The entry fee, in my opinion, is way to high - 7 EUR (8 USD) for 10 minutes of taking some photos is a rip off. Nevertheless, if you wish to see Bratislava from the highest point, that's the place to go.
Slavin War Memorial
Slavin War Memorial is located in the northern part of Bratislava. To get there, you need to walk uphill quite a lot so if you don't have too much time, I would skip it as it is nothing too special unless you're deeply interested in the WW2 history.
The memorial is dedicated to the Soviet soldiers that died during the fights with the Nazis during the second world war.
On the way there, you can see another viewpoint of Bratislava - this time the modern part and some interesting houses with the architecture typical of the Austro-Hungarian Empire which I really liked.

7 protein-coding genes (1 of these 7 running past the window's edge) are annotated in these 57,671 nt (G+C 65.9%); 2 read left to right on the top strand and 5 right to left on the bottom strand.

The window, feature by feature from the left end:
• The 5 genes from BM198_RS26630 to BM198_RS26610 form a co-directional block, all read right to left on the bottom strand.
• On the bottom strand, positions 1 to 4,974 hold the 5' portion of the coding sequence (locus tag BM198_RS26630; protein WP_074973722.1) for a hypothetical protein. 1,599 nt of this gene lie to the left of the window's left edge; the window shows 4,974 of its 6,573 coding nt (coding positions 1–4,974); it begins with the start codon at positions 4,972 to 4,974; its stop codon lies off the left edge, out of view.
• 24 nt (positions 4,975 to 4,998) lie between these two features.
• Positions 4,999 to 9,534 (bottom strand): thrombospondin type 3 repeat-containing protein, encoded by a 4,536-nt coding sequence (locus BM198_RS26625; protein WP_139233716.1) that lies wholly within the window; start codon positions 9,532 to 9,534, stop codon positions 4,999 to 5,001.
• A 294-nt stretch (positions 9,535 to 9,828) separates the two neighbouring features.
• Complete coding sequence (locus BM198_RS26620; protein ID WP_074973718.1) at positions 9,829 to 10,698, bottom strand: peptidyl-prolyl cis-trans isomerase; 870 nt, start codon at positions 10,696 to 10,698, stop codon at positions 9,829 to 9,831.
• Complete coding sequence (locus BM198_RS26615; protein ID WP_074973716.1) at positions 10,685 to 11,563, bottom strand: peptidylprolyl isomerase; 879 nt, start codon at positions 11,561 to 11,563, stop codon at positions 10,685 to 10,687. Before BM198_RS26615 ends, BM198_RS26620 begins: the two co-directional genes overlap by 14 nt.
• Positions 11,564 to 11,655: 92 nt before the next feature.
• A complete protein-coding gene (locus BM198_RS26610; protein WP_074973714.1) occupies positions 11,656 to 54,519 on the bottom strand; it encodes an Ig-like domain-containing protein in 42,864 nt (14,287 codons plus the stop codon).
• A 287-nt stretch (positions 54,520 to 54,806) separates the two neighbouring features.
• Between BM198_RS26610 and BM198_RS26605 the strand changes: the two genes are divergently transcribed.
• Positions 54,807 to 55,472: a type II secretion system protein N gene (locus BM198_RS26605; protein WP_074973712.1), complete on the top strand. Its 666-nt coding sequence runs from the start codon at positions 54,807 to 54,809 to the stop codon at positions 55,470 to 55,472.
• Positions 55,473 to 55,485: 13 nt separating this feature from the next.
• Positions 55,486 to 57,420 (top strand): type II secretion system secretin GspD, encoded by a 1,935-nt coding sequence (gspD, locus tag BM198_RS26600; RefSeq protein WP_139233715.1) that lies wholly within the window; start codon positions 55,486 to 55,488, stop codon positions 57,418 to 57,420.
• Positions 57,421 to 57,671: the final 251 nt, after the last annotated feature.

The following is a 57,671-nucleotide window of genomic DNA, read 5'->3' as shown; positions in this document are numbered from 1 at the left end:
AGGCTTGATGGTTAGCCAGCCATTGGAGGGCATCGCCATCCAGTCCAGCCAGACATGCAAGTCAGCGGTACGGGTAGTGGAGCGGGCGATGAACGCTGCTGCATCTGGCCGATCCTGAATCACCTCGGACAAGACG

Slovak Radio - The Inverted pyramid
Yet another crazy example of the Communist Era architecture, the inverted pyramid building which is the seat of the Slovak Radio is situated in the modern center of Bratislava, a bit to the north of the old town.
This peculiar construction was voted as one of the 30 ugliest buildings in the world but in my opinion, the typical Soviet/Communist, heavy, brutal architecture is original, different and should be treated as a legacy of the bygone times that will never return, whether they were good or bad.
In the future, it will be probably a cool and outlandish tourist destination rather than an object of mockery in the western world. At least it makes the Eastern Cities less "boringly perfect".
The Old Town